Madison's Black Men Run makes history
History was made at the 2016 Pardeeville Triathlon this past weekend, the third race in the Wisconsin Tri Series that took place in the Village of Pardeeville, 35 miles north of Madison. Team Black Men Run out of Madison — with members Anthony Curtis, Joseph Roy and Aaron Perry — became the first-ever African-American diabetic sprint triathlon team to finish a triathlon event.
Perry swam a quarter of a mile in 10 minutes before passing the timing chip to Roy, who was off for the 15-mile bike ride which he completed in an hour and four minutes. Roy passed the timing chip to Curtis, who took off on the three-mile run which he completed in 33 minutes.
"He brought it home!" Perry tells Madison365. "And once he crossed the finish line, we knew that we earned a little slice of history. It was really great because I saw the guys really step up and really understand that this was bigger than us. This is the type of accomplishment that could really help a lot of people struggling with diabetes or just struggling with chronic health conditions overall."
Diabetes remains one of the most serious health problems that the African-American community faces, and Perry says that he wants the triathlon team's photo to represent the new faces of diabetes. Curtis is a UW-Madison police detective, Roy is a web developer and Perry is an author, keynote speaker, radio host and fitness guru.
"We hope that with our accomplishment last weekend at the triathlon people of all ages — children, teenagers, adults – would see African-American diabetic men all over the age of 50 making this history," Perry says. "We were hoping that the ministry of that would help any and every child, teenager, and adult newly diagnosed with diabetes understand that they could live a very healthy lifestyle if they would just commit to that. That was the overarching goal that we hoped would come out of this."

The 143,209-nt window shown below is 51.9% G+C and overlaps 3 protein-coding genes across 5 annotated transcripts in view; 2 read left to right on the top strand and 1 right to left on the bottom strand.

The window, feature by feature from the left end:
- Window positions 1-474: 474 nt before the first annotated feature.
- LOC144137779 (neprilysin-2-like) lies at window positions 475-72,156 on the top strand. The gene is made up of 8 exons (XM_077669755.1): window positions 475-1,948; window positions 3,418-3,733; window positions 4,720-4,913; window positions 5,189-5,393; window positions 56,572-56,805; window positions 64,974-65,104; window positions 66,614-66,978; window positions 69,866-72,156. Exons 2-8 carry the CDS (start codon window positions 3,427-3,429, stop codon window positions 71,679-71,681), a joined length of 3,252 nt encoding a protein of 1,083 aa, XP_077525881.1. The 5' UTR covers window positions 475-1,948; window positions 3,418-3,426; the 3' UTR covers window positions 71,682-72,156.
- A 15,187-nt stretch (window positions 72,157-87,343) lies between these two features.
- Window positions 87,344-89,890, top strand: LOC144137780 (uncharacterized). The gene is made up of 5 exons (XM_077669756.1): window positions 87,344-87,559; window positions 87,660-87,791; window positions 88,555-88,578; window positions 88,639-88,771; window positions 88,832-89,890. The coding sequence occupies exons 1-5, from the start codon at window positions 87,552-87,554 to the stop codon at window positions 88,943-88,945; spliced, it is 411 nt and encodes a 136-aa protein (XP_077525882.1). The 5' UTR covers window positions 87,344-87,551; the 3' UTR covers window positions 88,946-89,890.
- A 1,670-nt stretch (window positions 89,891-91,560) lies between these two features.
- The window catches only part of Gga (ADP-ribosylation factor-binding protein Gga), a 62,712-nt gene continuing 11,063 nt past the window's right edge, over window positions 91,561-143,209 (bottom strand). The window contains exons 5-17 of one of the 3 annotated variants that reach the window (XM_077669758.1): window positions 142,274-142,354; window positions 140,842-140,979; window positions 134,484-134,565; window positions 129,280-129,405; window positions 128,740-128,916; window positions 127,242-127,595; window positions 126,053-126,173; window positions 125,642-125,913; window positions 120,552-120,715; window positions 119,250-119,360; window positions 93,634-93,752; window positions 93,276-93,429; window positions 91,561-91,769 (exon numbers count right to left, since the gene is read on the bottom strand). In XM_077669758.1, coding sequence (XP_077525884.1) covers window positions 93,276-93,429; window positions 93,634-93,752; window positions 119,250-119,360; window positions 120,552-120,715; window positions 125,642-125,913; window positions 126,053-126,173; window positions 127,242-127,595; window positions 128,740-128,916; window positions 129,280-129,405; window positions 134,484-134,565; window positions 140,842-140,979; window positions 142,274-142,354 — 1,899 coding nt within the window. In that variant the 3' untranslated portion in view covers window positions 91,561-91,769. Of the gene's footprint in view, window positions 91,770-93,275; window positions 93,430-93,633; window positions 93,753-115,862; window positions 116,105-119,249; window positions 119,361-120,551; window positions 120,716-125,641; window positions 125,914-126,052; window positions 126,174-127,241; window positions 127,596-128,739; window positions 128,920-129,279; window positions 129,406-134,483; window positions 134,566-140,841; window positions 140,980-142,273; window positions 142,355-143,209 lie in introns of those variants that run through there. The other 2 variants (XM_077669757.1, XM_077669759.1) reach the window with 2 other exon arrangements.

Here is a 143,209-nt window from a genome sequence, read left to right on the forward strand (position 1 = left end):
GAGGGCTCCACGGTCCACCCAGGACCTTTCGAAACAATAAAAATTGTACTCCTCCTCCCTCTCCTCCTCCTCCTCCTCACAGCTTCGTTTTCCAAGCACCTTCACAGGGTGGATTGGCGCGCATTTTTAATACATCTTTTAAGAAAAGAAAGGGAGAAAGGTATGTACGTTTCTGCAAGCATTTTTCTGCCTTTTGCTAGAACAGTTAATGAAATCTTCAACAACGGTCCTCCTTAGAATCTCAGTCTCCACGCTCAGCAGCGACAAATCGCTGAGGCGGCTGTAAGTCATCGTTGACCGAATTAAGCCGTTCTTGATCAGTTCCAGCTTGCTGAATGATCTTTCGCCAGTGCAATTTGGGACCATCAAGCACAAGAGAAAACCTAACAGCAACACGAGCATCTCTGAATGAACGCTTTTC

Perry founded Rebalanced-life Wellness Association in 2007 and has been working with businesses, corporations, community-based organizations, health educators and the faith community to create an awareness of the major health concerns affecting African-Americans and to actively promote a healthier lifestyle.
Perry doesn't just talk about fitness; he steps up, and he does everything with the men he helps — running, riding the bike, swimming. "That really brings that whole point home of not just walking the walk but talking the talk," he says. "I think that's critically important to be out there with the people that you want to reach. I think that's one of the fundamental reasons why as a grassroots organization we are having success."
Madison's Black Men Run group gets ready for another outing.
Last weekend's accomplishments were just another in a series of "firsts" that Perry has accomplished and is planning to accomplish in health and fitness. In 2005, Perry became the first African-American diabetic man to ever finish an Ironman. He says that he started planning for last weekend's historic event way back in 2008.